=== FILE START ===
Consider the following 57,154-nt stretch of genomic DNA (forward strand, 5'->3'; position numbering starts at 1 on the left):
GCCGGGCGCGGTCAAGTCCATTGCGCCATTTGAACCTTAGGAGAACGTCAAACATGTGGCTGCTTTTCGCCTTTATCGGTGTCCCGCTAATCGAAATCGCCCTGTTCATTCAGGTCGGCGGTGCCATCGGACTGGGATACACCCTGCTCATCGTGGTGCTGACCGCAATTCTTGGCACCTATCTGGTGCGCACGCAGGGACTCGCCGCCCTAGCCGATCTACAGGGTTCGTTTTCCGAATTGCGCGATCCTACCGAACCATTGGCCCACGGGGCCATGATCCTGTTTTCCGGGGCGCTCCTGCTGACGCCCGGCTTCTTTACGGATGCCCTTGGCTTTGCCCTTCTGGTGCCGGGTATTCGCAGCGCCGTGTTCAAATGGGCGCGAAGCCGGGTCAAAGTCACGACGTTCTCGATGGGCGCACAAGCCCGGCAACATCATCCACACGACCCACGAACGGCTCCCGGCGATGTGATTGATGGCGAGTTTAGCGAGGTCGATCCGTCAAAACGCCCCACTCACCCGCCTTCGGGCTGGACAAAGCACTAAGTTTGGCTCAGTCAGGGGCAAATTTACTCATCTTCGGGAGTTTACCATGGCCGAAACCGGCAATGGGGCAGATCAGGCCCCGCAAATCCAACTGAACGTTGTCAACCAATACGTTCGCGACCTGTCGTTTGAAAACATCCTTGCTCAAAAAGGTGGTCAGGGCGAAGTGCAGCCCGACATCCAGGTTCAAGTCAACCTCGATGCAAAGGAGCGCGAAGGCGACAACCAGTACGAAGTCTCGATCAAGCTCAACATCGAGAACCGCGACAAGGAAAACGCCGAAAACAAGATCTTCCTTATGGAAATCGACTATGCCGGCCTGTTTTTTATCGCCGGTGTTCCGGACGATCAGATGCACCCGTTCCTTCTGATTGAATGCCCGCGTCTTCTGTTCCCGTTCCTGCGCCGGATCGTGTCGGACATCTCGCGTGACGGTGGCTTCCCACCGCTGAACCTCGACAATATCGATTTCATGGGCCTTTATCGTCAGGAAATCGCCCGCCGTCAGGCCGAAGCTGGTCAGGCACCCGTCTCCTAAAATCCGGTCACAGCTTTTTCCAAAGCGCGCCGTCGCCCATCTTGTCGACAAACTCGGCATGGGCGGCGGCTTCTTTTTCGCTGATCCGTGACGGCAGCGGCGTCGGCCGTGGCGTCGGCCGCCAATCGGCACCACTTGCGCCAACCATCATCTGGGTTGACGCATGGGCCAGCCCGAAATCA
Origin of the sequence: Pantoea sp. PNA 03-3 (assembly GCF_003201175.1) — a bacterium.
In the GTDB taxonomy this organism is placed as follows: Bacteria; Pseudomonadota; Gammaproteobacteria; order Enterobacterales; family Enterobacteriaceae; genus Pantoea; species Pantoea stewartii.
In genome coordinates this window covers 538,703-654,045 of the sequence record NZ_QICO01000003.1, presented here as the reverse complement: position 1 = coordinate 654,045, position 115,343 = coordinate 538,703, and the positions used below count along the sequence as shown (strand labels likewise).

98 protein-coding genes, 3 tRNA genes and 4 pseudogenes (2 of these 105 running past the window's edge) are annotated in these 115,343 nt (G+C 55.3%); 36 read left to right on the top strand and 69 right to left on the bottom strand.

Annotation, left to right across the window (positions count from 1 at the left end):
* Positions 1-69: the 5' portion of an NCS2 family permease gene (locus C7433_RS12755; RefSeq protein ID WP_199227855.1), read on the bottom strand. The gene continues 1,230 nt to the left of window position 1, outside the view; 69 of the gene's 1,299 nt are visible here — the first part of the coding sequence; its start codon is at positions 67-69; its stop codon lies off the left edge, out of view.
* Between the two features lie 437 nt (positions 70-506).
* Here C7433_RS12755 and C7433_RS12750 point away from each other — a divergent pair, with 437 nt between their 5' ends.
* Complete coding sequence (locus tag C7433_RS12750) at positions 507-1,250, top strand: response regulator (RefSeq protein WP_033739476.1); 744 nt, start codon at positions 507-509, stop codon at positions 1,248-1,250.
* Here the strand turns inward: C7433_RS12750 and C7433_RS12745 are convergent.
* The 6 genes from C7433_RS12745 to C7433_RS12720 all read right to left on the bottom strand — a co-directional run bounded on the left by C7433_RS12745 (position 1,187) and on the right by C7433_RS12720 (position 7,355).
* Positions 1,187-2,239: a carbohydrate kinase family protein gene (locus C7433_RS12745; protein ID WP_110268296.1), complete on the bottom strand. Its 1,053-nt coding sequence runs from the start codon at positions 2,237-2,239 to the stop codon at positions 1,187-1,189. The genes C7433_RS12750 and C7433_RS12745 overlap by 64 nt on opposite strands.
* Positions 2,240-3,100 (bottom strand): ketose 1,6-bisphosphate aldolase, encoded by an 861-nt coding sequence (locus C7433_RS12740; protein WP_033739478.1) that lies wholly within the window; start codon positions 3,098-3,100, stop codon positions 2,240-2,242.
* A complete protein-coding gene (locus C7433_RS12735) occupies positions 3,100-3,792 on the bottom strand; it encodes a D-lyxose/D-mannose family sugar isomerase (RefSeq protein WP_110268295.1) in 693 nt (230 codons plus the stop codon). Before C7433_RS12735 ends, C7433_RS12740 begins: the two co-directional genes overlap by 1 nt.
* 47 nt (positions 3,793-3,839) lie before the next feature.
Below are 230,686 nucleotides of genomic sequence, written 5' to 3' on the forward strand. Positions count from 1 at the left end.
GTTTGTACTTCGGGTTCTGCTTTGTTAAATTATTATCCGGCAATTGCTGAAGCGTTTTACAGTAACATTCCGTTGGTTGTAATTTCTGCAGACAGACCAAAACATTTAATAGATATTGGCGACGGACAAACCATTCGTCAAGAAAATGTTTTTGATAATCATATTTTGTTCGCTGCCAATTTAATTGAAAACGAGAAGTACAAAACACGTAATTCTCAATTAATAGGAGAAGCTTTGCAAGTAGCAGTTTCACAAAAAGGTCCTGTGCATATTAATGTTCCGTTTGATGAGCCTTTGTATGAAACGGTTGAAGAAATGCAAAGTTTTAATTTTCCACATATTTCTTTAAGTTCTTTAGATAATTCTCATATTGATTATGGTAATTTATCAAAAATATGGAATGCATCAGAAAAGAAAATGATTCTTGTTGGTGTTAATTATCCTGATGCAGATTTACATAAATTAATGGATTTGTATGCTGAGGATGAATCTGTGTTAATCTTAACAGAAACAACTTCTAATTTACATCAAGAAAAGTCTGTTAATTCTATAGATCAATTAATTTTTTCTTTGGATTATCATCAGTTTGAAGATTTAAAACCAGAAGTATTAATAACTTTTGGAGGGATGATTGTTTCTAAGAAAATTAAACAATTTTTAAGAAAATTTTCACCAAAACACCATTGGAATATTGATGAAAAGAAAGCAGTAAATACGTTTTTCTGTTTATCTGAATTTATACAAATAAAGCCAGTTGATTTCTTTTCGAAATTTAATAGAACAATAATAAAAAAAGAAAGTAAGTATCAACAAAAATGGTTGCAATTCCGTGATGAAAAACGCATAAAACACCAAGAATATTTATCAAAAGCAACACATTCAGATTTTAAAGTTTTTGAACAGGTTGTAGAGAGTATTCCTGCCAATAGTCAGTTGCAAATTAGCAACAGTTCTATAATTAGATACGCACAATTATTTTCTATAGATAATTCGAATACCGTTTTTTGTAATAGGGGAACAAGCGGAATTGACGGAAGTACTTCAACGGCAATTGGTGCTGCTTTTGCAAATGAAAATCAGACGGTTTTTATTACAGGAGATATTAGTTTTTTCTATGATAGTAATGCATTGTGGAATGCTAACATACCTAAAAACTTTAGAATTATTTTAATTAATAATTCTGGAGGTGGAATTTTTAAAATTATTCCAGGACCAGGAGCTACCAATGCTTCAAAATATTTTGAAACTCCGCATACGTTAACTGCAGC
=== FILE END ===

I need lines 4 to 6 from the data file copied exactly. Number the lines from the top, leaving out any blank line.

In the GTDB taxonomy this organism is placed as follows: Bacteria; Pseudomonadota; Gammaproteobacteria; order Enterobacterales; family Enterobacteriaceae; genus Pantoea; species Pantoea stewartii.
In genome coordinates this window covers 538,703-654,045 of the sequence record NZ_QICO01000003.1, presented here as the reverse complement: position 1 = coordinate 654,045, position 115,343 = coordinate 538,703, and the positions used below count along the sequence as shown (strand labels likewise).

98 protein-coding genes, 3 tRNA genes and 4 pseudogenes (2 of these 105 running past the window's edge) are annotated in these 115,343 nt (G+C 55.3%); 36 read left to right on the top strand and 69 right to left on the bottom strand.